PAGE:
Legal penalties for animal abuse can greatly differ, but one type of consequence and punishment for the crime seems logical and natural – the prohibition to own another animal. It appears completely reasonable that an individual who brutally abused a dog should not be able to become the guardian of yet another dog, due to very obvious reasons. Yet, as it turns out, the law does not quite work in this predictable way. In fact, in most states in the U.S., a person convicted of animal abuse is free to acquire another animal in the future.
Currently, laws preventing known animal abusers from adopting animals exist in only 15 states, according to a Care2 petition launched in the case. About half of them have a limit on how long a judge can prevent an abuser from acquiring an animal – the limit is usually around five years. In the remaining states, the decision fully belongs to the judge. Many states require mental health counseling for convicted abusers, which is definitely a step in the right direction, but it is not enough to realistically ensure the safety of other animals. A number of municipalities, like New York City and Chicago, fortunately, keep registries in the matter and do not allow abusers to adopt. However, offenders are still able to get an animal from another county, since no national registry exists.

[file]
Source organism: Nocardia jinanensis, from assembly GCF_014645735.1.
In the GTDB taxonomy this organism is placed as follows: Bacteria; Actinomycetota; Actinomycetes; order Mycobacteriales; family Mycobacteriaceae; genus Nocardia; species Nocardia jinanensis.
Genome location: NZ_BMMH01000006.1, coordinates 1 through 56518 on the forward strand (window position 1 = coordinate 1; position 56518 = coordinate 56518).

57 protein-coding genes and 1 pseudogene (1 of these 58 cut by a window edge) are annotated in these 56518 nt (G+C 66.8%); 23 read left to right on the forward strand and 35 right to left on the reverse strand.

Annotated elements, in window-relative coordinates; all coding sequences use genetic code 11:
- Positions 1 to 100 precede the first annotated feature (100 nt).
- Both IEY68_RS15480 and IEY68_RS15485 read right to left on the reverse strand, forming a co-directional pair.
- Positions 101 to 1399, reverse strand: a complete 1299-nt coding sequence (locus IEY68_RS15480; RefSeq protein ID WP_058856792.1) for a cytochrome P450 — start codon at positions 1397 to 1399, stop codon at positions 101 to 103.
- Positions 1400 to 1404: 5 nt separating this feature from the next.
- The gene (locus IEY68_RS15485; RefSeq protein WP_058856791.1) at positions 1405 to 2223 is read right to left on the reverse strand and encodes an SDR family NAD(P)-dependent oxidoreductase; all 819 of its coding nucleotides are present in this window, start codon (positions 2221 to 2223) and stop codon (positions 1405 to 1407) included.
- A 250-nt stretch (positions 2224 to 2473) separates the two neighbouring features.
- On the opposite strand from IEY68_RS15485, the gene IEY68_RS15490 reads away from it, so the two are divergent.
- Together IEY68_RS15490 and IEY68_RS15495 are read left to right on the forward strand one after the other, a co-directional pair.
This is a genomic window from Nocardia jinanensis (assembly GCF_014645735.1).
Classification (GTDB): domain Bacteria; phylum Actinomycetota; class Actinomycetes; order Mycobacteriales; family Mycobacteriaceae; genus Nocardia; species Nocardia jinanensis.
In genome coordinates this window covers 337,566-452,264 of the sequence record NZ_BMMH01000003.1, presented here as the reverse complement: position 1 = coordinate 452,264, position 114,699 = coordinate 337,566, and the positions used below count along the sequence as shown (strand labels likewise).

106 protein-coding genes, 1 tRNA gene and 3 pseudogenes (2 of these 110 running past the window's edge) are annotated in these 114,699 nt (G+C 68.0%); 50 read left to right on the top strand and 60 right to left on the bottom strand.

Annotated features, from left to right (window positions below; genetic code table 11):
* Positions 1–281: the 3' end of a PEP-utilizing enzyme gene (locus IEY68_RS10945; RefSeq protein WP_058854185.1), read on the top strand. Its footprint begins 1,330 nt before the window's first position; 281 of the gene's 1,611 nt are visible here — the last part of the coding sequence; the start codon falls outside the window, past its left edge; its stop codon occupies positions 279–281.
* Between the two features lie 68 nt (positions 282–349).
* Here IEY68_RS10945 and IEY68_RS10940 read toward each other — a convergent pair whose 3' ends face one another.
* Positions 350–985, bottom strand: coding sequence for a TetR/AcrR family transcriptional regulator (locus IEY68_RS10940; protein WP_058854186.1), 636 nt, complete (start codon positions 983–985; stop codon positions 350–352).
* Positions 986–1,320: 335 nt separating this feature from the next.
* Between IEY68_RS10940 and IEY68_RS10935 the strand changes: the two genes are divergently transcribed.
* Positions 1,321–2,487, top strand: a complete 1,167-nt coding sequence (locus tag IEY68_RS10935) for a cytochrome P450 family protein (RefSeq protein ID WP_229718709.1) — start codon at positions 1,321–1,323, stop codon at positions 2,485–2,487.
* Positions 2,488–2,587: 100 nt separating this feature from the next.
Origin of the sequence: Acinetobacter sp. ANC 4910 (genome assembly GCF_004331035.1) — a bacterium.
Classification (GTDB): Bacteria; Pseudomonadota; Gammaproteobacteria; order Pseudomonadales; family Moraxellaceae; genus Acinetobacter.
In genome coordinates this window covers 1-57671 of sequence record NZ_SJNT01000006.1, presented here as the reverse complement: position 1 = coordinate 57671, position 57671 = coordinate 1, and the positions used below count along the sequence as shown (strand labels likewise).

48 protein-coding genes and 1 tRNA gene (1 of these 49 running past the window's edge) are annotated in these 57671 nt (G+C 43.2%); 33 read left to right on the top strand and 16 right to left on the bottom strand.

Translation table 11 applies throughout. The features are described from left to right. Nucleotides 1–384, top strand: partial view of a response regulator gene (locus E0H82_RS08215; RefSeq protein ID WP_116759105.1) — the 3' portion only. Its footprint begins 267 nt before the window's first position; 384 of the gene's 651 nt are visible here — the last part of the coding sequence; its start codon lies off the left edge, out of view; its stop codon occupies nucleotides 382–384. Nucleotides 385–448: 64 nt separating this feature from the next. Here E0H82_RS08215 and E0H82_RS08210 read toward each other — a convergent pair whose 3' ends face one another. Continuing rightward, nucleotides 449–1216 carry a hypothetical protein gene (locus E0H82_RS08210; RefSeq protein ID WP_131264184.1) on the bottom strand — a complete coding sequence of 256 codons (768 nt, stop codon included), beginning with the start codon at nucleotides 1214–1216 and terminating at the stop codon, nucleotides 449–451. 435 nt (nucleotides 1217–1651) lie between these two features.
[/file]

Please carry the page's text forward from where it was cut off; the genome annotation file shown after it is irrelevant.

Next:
A law barring known abusers from acquiring more animals is vitally important for animals themselves, but it is also strongly connected to human safety. Animal abuse has been repeatedly linked to other types of violence, including domestic violence, child abuse, and other crimes. Allowing violent animal abusers to exercise their cruelty on animals further feeds the brutality and cannot be supported in good faith. The laws concerning convicted animal abusers need strengthening in more aspects than just one – for example, such offenders are also still allowed to purchase guns in the U.S.
Animal abuse is a serious crime that requires equally serious laws. Light penalties which exist in many states do not deter abusers from harming living creatures – and if certain steps can be made to protect animals from those who are most suspect to abuse them, they definitely should be undertaken. Click here to sign the petition urging states that do not have existing laws prohibiting abusers from adopting animals to implement them.
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